The way we arrange the writing on the pamphlet or newsletter, the headings and the pictures we use can all make the pamphlet more interesting. If it looks like the page of a difficult book, full of long words, no one will want to read it. As to design, we suggest you to consult with Ecommerce Hive Solutions who also developed this websites and also do design work..

Make It Easy to Read
Use good English

  • Use short sentences and short paragraphs
  • Be direct – say clearly what you mean.
  • Write in point form: this is especially useful for lists.
  • Indent the first line of each paragraph or leave a line space between them.

Headings
Use CAPITALS, underline, use italics or bold for emphasis.

Use of Illustrations
Illustrations and photographs help make a pamphlet more attractive.

Logos are the signs that organisations/groups use for their names. If you use a logo on all your pamphlets and all your other media, people will learn to recognise it. A logo helps people identify immediately which organisation has produced the pamphlet. If you are producing pamphlets, newsletters, notices etc., on a regular basis as a part of a parish group, it might be worth designing a parish group logo.

Use Existing Newsletters
There is a variety of newsletters which may provide an opportunity for you to advertise your parish programme or campaign.

The vast majority of parishes have weekly newsletters which are generally read by parishioners. Check the copy deadline each week and provide all the necessary copy so that the editor or parish priest can insert it.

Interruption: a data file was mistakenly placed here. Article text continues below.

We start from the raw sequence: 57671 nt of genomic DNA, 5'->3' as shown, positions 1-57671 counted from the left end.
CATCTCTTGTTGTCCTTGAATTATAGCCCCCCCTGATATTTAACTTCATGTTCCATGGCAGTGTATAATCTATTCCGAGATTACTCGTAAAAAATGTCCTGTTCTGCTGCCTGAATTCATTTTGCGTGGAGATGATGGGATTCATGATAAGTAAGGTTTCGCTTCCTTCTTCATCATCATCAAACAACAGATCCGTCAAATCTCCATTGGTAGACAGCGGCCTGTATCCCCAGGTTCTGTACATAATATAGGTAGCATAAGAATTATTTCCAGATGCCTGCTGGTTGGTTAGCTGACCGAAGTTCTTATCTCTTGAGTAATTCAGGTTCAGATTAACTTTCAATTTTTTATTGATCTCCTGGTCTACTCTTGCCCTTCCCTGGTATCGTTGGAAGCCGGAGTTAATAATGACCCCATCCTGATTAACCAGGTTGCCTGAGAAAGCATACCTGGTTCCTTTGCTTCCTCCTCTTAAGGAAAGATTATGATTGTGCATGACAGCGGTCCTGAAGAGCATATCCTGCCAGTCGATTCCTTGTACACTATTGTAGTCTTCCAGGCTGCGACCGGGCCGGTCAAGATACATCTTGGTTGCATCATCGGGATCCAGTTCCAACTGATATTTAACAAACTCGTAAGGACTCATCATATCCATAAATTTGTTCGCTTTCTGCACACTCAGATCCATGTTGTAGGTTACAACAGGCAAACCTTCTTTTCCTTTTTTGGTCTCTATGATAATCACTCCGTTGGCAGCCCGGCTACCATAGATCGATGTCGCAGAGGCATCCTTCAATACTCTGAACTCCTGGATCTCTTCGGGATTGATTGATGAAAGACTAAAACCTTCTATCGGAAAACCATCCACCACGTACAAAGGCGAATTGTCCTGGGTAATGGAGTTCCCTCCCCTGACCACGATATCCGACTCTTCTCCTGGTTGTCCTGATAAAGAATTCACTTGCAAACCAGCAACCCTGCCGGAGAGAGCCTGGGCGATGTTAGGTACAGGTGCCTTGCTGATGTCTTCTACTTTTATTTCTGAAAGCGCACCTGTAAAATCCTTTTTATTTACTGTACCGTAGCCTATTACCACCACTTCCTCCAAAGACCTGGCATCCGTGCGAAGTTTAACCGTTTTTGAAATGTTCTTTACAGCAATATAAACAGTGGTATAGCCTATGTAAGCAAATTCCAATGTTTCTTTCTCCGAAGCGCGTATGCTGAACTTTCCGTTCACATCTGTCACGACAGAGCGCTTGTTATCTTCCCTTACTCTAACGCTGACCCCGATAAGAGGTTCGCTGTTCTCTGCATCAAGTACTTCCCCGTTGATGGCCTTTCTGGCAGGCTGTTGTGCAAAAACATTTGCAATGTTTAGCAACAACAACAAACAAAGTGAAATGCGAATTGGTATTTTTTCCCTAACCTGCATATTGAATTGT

The National Justice and Peace Network publishes a quarterly newsletter and welcomes details of major events for its calendar.

How to……Use Social Media

Our ‘How To’ series is developed to help start/develop your justice and peace group and are all available on the resources page.

7. How to use social media

Social media – particularly Facebook, Twitter and Youtube – can be a fantastic tool for justice, peace and ecology work. NJPN and partners tend to be active on Facebook and Twitter.

  • The emergence of Internet-based social media has made it possible for one person or group to communicate with hundreds or even thousands of other people about campaigns and events speedily and simultaneously.
  • They provide networking platforms, using blogs, social media tools, and promotional tools to engage like-minded people. The interactive nature of social media helps with relationship building.
  • Young people are very active in social media so it is a great way to reach them.
  • Petitions and campaigning initiatives can be circulated very quickly and cheaply.
  • Social media is very democratic and gives access to new movements and networks that cannot get coverage on mainstream media.
  • Social media gives good access to new thinking about such issues as peacebuilding, sustainable development, tackling Climate Change, free trade treaties.

TWITTER